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HomeAstrophotography“Celestron Screws Up” or “Poor Emma”

“Celestron Screws Up” or “Poor Emma”

It’s a good thing this is a family friendly blog, muchachos,
or that title above would have been a lot nastier. As most of y’all
know, when it comes to SCTs I’ve always been a Celestron man. Have been for
many a long year. Will that change? I don’t know, but I’m plenty put out
at them right now. The way I feel at the moment, if I were to buy another SCT
it would have a blue tube, or would at least be a used Celestron from
before the Synta era.
Until now, the Celestron scopes I’ve owned have just kept on
keeping on year after year after year with only the most minor of
minor maintenance needed—like occasional cleaning of the inside surface of their
corrector plates. So, imagine my surprise and anger when I discovered my
beloved Edge 800, Mrs. Emma Peel, had a serious
problem thanks to a mistake made at the factory and would require major
maintenance after only seven years of ownership.
I’m not sure exactly when Emma’s problem began to make
itself known, but I first noticed it many months back:  a shiny inch-wide streak on the inside of the
tube running from almost the corrector to almost the primary mirror. I assumed
this was from dew that had condensed and slightly discolored the inside surface
of the tube. I figured it would eventually disappear and wasn’t a big deal one
way or the other.
Then, when I had the scope out the other day getting ready
for the start of the New Herschel Project, I noticed the streak was still there
and more prominent than ever. I got worried then. I was afraid that, rather than being a stain left by condensation, it might be
lubricant from the exterior of the baffle tube or from the focuser that had
liquified and run down the tube. That could be a problem, since if the
tube got even somewhat hot, that lubricant might begin to vaporize and be
deposited on corrector or—worse—primary mirror. I resolved to open Emma up and
do some cleaning. I hadn’t cleaned the inside of her corrector since I bought
the scope in the spring of 2013, so it was about time for that anyway.
Prepare a good, safe place to pull the corrector.
OK…so time to pull Emma’s corrector. Early one morning, I
prepared a place as I always do with plenty of towels for cushioning in the
event the lens gets away from me. I also put a folded towel under the corrector
assembly so the tube pointed up a little so the corrector plate wouldn’t be likely to fall out when the retaining ring was removed. I thought this would be
pretty standard stuff. It would certainly not be the first time I’d torn an
SCT down to parade rest. A colleague at the university once timed me to see how
quickly I could get a corrector plate off and back on on one of the physics
department’s scopes (a student had somehow managed to drop an eyepiece cap down
the rear port). I set a personal record of seven minutes that time.
I intended to take my time on this one, though. It was
somewhat new territory in at least one regard. In the past, Celestron scopes
have used little shims around the periphery of the corrector to properly center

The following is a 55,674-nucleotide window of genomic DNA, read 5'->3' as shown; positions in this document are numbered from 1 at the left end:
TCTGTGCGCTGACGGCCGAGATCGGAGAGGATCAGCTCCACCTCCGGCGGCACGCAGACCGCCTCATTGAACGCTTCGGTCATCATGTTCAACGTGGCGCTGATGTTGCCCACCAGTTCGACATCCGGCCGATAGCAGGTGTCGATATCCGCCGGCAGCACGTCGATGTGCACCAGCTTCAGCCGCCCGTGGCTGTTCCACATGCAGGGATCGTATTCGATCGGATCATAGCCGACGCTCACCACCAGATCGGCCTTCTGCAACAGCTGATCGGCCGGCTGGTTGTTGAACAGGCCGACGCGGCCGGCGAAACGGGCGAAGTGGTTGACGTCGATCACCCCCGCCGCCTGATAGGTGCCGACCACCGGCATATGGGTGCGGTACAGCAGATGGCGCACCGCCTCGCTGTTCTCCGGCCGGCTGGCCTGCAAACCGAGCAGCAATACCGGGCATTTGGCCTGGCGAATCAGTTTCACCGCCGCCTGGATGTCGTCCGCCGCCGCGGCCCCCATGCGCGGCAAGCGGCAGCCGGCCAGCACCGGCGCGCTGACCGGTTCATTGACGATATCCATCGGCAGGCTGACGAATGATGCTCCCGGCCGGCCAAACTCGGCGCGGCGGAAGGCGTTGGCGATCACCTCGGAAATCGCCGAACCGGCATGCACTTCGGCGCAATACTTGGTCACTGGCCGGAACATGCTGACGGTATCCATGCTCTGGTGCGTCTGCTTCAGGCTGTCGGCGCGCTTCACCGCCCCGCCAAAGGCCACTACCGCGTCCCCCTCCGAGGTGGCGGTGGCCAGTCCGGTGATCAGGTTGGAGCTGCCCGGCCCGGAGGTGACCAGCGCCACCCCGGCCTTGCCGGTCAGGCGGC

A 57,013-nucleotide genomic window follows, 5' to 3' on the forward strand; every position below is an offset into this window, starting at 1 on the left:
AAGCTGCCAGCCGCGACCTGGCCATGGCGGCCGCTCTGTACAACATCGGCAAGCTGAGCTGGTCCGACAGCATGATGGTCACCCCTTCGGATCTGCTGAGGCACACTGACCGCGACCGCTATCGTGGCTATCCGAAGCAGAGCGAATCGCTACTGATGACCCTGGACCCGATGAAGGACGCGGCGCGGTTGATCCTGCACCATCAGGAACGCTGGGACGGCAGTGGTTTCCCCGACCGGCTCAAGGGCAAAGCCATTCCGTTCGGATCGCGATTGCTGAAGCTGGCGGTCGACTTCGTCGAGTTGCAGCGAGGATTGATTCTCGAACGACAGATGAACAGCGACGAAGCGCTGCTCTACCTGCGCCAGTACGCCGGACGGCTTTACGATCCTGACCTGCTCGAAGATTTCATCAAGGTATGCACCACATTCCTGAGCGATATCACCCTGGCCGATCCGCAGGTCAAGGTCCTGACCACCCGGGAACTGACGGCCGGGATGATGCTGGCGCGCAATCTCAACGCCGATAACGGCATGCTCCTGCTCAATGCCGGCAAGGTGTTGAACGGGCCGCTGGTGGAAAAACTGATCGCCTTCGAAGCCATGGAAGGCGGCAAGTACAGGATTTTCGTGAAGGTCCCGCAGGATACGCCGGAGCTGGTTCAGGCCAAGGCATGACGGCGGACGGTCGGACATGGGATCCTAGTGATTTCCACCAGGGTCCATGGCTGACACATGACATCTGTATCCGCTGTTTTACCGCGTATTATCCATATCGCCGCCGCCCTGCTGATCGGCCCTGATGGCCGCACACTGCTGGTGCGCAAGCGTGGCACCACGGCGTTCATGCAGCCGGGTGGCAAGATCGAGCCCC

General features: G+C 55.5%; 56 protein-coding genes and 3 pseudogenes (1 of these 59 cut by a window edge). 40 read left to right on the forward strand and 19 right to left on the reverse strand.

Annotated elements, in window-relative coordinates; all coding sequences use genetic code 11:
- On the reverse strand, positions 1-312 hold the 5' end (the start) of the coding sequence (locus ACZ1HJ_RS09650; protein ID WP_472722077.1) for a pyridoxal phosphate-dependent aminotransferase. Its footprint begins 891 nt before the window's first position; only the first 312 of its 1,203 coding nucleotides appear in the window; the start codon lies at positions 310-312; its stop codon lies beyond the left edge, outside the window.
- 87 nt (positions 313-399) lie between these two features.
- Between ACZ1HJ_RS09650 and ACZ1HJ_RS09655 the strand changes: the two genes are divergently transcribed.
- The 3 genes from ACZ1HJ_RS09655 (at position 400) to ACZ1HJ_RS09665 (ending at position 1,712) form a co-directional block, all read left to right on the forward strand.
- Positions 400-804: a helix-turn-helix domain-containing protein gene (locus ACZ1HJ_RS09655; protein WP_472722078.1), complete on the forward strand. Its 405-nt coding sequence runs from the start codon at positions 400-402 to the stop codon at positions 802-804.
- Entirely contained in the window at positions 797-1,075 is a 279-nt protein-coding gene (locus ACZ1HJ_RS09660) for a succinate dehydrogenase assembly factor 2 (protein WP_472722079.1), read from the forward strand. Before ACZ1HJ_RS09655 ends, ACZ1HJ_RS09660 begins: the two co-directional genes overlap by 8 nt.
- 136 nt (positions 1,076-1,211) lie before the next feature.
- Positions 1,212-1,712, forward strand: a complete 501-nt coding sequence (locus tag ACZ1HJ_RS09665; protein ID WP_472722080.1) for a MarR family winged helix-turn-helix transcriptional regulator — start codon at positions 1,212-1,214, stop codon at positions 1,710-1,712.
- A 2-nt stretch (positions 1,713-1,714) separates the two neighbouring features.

it—the center position with regard to the primary may not be centered on the
corrector mounting on the tube due to mechanical variances. These shims in the past have been little pieces of cork, or, more often, folded paper…pieces of Post-it
notes in recent times.
When you put the scope back together, you naturally want to
get the corrector properly re-centered in the interests of best optical
performance. It was not that hard to use a pencil on the lip of the tube to
mark where the shims went, but, yeah, the little pieces of paper deal was kinda
fussy and silly. The Edges abandon that for nylon hex screws around the
corrector periphery. They thread through the “ring” on the end of the tube, the
corrector assembly, and adjust centering. I think it’s a pretty good system. If
Celestron isn’t using this on all their tubes, they should be.
I had a standard Celestron OTA here for a review a while
back, but li’l old me can’t remember if the nylon screws were used on it or
not. Frankly, a lot of things that happened in the year or two before my
accident in the late winter of 2019 are strangely fuzzy in my memory now. Go
figure. Anyhow, maybe one of you, dear readers, can answer that question for
Mark the cetering screw you begin with so you don’t lose track.
So, first order of business was backing out those screws
half a turn using a 2mm hex wrench. If/when you follow in Unk’s footsteps, mark
the first one you loosen so you don’t lose track. That done, the next step in Edge
corrector pulling is the same as it ever was.
Firstly, remove the screws that hold the plastic retaining
ring against the corrector. Unk put all them screws in a little paper bowl…small
screws love to run away and hide on the floor of Unk’s radio shack, which is
also his Workshop of the Telescopes. The plastic retaining ring is now
accompanied by some foam-like gasket material. Guess that’s OK, though I don’t
see much need.
Before proceeding, use a soft pencil or marker to mark the
rotational position of the corrector. Celestron no longer engraves a serial
number on the corrector periphery, so you can’t use that for indexing anymore. Retainer
off and put in a safe place, I removed the scope’s Faststar secondary and put it
in a safe place too. “Welp, now all I gotta do is pull the corrector out.
Alas, Mr. Corrector didn’t want to budge. It’s not unusual
for correctors to get “welded” to the corrector assembly by the passage of
time. A little prying with a jeweler’s screwdriver always frees them, though. However,
I could tell immediately that wouldn’t work this time. The feel told me the
corrector was still firmly, and I do mean firmly, seated in place. What
to do? What I always do in these situations. I stopped, trotted back to the house, made
myself another cup of java on the fricking Keurig, and considered the situation.
Somewhat more awake, and equipped with my glasses, I took a
second look at the corrector. “Oh, Celestron, you &%$*!!@ idiots!
My now clearer eyes revealed four spots of RTV where the corrector had been glued
in place. Why would they do such a thing? Search me. The Nylon screws and the
retainer are more than enough to hold the lens in place. And surely, they
are aware the corrector will have to be removed sooner rather than later for corrector
cleaning or some other reason—like weird streaks of something on the tube
. What were they thinking?
Once Unk calmed down a little, a boxcutter retrieved from
the shack’s bench made short work of that dagnabbed RTV, and the corrector was
off and placed in a safe spot. Your old uncle wasn’t quite fuming now.
But he would shortly be fuming again in epic proportions. To the tune of one of